Digital Humanitarianism

In recent years there has been much optimism that technological innovation might be able to help us change this. It is indeed that many remote regions across the world benefit from mobile phone coverage and the associated ease of communication for the first time in history.  New technologies such as smart phone applications or crowdsourcing platforms have in recent years bolstered traditional protection efforts in conflict or disaster settings, helping to address a whole range of different issues.

However, technology on its own is not a panacea for sexual violence. The practical challenges faced by the women in conflict zones mean that many of them might be excluded from using technology all together. While the reported saturation rates in many African countries are over 100%, it is often only the husband who has exclusive privileges to use the family phone while many people still cannot afford to buy airtime at all. Apart from accessibility there is a number of ethical and transparency issues that have to be factored in including appropriate procedures for privacy, data protection and risk assessment applicable to the crowdsourcing systems as well as the staff of any participating organisation. Finally, for any such effort to be successfully integrated within the unique local context and circumstances it is absolutely crucial that all solutions are developed and implemented in close partnership with the communities they aim to serve.

Despite these challenges there have been more than few successful cases in which use of technology brought real benefits to the people in disaster or conflict settings. Interestingly, number of them was developed 'on the go' as the emergency unfolded thus addressing real challenges faced by people in real time. Technology forever changed the way people share their experiences including the most horrific ones. While the use of it in hostile conditions surely raises many questions, its practically limitless scope for creativity also gives us opportunities to attempt to answer these questions innovatively and change the ways we understand and address emergencies. In case of violence targeted at women in conflict it is possible that same technologies could help us develop robust systems for quick data collection as well as rapid and carefully targeted response in acute care of survivors. No doubt such systems are urgently needed- in times when one in three women worldwide will experience sexual violence in her lifetime.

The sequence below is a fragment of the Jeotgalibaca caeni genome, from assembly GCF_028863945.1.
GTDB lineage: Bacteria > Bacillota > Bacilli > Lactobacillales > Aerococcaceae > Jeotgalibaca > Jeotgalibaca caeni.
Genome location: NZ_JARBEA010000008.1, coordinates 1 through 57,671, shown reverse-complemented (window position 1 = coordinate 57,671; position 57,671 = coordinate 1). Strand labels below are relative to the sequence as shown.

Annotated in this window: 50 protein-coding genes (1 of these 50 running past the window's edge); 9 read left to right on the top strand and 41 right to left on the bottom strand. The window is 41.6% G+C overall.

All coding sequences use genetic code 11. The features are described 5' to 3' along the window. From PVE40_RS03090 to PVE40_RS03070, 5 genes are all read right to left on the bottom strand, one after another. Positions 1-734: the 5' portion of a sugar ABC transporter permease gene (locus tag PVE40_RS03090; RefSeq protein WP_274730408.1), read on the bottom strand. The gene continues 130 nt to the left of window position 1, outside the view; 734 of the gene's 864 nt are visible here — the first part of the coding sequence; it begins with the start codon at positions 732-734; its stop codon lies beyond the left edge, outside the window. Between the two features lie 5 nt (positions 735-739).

Barbora Holicka is based in London where she works as a freelance researcher and writer with a particular interest in nutrition, food security and human rights. She holds a BA in Development Studies & International Relations and had previously worked on public health related projects for local NGOs in the slums of Colombo, Sri Lanka and Nairobi, Kenya.


Peterman A. et al (2011), Estimates and Determinants of Sexual Violence Against Women in the Democratic Republic of Congo, American Journal of Public Health, vol. 101(6), pp. 1060-1067

Hynes M. et al (2004), A Determination of the Prevalence of Gender-based Violence among Conflict-affected Populations in East Timor, Disasters, Vol. 28(3), pp.294-321

Ward J. (2005), Violence against women: a statistical overview, challenges and gaps in data collection and methodology and approaches for overcoming them, Expert Group Meeting UN & WHO

IFRC (2010), TERA and Beneficiary Communication, Available here, Accessed: May 2015


Where to go next:

TEDTalk on Digital Humanitarianism